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Dating & Love Research
Compatibility Is Built, Not Discovered

When it comes to dating, couples, and partnerships in love, a common fallacy that prevents many people from recognizing, building, and sustaining a successful relationship is the notion of instant and effortless compatibility. There is no such thing as a naturally occurring compatible relationship. This is a difficult thing for most people to accept, as we are all (admittedly or not) in love with the idea of love at first site, and finding our "soul mates" - the one person who is your exact compliment, and that will provide you with everything you ever could have wanted in a relationship. This is not to dispel love at first site, or even to negate that soul mates do exist, but to say that compatibility is ensured can often lead people astray.

Love may come easily and naturally. Compatibility, however, takes a bit of work. It takes understanding, patience, thoughtfulness, and mindfulness. Compatibility can be created, and when the "honeymoon" phase of the initial falling-in-love period subsides - anywhere from a few months to a few years - the couples who've spent the time to build compatibility are the ones who last. Ensuring that you share common beliefs, morals, expectations of life, and a fundamental spirituality (or lack thereof) can be the deciding factors whether or not a relationship will withstand the test of time, or wilt away like a spring bloom in winter.

Some questions you can ask yourself to ensure that there is enough commonality to build a lasting compatibility are:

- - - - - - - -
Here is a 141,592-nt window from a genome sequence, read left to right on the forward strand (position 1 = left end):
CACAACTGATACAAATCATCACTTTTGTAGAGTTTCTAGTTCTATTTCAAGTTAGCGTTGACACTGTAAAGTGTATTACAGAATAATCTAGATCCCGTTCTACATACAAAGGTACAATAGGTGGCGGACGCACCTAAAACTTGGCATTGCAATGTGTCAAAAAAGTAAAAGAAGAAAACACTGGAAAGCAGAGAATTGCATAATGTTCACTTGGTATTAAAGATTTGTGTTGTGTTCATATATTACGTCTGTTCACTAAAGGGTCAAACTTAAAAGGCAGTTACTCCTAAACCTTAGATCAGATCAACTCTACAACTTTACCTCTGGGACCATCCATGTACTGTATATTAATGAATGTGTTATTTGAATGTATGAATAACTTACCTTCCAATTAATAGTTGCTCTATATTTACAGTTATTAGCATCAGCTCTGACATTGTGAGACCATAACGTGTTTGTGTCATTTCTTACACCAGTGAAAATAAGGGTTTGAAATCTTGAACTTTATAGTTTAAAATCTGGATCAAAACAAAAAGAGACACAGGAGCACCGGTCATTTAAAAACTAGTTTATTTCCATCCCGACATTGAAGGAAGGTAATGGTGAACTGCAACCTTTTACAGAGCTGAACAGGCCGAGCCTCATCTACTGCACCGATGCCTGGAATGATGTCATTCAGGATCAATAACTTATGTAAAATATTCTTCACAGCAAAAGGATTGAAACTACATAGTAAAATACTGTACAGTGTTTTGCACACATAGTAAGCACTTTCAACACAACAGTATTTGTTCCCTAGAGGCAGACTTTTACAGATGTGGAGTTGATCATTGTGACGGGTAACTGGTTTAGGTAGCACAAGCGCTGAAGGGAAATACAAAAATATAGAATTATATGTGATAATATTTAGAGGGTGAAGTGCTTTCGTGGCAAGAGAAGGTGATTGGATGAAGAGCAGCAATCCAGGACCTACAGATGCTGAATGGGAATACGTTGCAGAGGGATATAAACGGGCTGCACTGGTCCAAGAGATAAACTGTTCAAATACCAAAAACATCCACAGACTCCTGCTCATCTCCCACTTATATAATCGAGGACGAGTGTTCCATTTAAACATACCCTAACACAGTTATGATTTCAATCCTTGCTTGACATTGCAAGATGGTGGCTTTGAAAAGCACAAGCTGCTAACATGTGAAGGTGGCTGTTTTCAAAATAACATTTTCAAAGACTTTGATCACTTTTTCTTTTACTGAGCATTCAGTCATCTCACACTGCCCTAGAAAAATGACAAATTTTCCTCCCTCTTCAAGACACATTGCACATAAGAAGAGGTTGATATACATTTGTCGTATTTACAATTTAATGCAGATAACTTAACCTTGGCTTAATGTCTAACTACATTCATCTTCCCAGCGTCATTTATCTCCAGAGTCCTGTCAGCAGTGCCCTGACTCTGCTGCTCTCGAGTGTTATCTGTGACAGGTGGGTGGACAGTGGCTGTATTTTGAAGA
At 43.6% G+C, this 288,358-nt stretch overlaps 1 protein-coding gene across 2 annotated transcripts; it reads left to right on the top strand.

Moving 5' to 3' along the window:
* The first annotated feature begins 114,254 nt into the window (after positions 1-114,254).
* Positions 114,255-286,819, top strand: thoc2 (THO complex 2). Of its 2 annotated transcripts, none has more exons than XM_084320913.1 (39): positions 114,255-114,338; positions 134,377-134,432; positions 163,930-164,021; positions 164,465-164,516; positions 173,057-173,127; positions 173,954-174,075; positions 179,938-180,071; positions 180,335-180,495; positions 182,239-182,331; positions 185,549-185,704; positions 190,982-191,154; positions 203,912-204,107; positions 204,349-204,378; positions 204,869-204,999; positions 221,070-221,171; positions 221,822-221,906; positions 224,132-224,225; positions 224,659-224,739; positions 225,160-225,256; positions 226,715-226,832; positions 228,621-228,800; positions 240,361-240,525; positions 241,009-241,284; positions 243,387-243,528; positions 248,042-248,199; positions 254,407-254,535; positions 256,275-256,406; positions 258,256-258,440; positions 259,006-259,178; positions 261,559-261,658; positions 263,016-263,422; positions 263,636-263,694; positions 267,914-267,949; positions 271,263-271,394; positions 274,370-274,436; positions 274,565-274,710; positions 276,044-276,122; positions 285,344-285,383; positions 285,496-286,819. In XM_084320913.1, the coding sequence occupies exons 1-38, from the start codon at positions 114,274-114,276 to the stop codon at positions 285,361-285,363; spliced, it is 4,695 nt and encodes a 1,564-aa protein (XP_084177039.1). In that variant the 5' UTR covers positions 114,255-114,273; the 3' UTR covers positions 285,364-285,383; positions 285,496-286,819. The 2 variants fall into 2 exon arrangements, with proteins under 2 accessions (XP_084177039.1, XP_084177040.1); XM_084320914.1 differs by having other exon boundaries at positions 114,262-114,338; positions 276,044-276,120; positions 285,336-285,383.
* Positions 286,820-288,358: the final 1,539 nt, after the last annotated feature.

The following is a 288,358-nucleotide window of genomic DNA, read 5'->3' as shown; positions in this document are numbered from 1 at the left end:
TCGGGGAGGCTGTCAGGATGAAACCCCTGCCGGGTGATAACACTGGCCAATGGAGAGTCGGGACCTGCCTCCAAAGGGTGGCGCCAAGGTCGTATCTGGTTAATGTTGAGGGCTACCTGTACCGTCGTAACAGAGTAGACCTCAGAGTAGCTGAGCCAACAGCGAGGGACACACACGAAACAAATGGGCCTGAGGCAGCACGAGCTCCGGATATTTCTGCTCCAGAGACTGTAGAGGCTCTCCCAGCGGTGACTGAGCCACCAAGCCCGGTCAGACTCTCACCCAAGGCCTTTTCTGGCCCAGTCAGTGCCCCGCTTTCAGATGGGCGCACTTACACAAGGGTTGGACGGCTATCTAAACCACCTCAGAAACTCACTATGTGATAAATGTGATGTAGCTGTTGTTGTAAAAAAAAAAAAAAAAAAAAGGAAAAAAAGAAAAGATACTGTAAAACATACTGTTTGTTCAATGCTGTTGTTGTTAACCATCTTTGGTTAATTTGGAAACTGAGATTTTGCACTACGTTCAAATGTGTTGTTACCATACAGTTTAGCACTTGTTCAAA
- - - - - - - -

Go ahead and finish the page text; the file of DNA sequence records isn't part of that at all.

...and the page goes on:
What are the person's fundamental beliefs and values?

This can be everything from their general philosophy of life, to politics, to God, to how they prefer to make toast and why. But really spending some time exploring their beliefs and what they value, and how they believe life should be lived is essential for determining whether or not there is enough common ground, appreciation, and supportive growth potential for both of you to engage in years-long interaction without significant conflicts of interests.

What do their actions say?

It is one thing to have everything worked out in theory, and quite another when it comes to putting things to practical use. Put some effort into really objectively looking at the other's actions. Do they act in accordance to the beliefs and value system they themselves spoke about? Sometimes, a person doesn't even realize that they hold morals, beliefs, and values that are in direct conflict with their day to day actions and behaviors - and even desires. Make sure your potential future long-term partner not only shares enough common ground with you, but that they are quite comfortable walking on that same ground with you.

What are your friends' opinions?

Love can be blind. New love can especially be naively optimistic, and entirely off base. It is important to take into consideration your friends viewpoints for several reasons.

They are your friends, after all, and they know you in ways that are separate from your view of yourself. This means they have an advantage of objectivity that you will probably not be able to match - especially in the inebriated state of being "in love". Their objectivity may be able to easily see your partner as the perfect match, or a probable and imminent disaster.